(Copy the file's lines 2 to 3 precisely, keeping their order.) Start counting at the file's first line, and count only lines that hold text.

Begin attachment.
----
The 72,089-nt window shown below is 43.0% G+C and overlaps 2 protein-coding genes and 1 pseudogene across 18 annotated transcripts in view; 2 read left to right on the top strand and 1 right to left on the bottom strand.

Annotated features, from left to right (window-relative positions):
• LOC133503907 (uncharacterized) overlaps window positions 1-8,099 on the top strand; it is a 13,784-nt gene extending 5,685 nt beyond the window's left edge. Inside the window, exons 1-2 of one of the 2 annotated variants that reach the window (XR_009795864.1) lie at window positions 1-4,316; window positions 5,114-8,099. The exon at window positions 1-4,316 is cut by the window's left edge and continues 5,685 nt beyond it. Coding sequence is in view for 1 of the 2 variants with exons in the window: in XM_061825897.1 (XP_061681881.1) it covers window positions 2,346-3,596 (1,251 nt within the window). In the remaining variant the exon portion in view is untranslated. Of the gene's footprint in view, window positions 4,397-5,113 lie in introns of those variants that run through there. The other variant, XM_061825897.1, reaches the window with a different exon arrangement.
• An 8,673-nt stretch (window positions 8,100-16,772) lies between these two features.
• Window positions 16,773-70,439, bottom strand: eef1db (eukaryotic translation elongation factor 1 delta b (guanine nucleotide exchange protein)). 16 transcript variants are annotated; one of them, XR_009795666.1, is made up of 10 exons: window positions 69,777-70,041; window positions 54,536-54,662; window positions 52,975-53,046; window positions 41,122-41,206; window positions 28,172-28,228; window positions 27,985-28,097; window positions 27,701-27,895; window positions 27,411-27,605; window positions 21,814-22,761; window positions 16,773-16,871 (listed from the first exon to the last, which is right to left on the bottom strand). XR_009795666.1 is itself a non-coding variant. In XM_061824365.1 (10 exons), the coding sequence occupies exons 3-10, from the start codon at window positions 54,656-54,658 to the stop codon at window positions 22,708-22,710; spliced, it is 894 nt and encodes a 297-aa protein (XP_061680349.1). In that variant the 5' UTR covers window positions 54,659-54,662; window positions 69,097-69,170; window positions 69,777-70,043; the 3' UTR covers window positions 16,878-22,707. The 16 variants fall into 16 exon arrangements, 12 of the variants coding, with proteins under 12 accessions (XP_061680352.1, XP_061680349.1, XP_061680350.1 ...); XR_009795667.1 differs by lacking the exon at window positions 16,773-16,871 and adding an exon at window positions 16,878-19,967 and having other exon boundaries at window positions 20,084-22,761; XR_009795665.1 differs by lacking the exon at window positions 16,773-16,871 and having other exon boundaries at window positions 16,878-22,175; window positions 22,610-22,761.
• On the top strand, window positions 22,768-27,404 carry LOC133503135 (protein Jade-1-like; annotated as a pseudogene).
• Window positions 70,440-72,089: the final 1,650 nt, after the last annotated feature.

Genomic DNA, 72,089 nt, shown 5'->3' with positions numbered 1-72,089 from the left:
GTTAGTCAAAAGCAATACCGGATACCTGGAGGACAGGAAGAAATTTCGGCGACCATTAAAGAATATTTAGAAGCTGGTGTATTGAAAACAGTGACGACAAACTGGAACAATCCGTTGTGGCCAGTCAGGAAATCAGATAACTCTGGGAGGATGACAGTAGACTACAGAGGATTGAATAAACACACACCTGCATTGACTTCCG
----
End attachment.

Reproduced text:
Annotated features, from left to right (window-relative positions):
• LOC133503907 (uncharacterized) overlaps window positions 1-8,099 on the top strand; it is a 13,784-nt gene extending 5,685 nt beyond the window's left edge. Inside the window, exons 1-2 of one of the 2 annotated variants that reach the window (XR_009795864.1) lie at window positions 1-4,316; window positions 5,114-8,099. The exon at window positions 1-4,316 is cut by the window's left edge and continues 5,685 nt beyond it. Coding sequence is in view for 1 of the 2 variants with exons in the window: in XM_061825897.1 (XP_061681881.1) it covers window positions 2,346-3,596 (1,251 nt within the window). In the remaining variant the exon portion in view is untranslated. Of the gene's footprint in view, window positions 4,397-5,113 lie in introns of those variants that run through there. The other variant, XM_061825897.1, reaches the window with a different exon arrangement.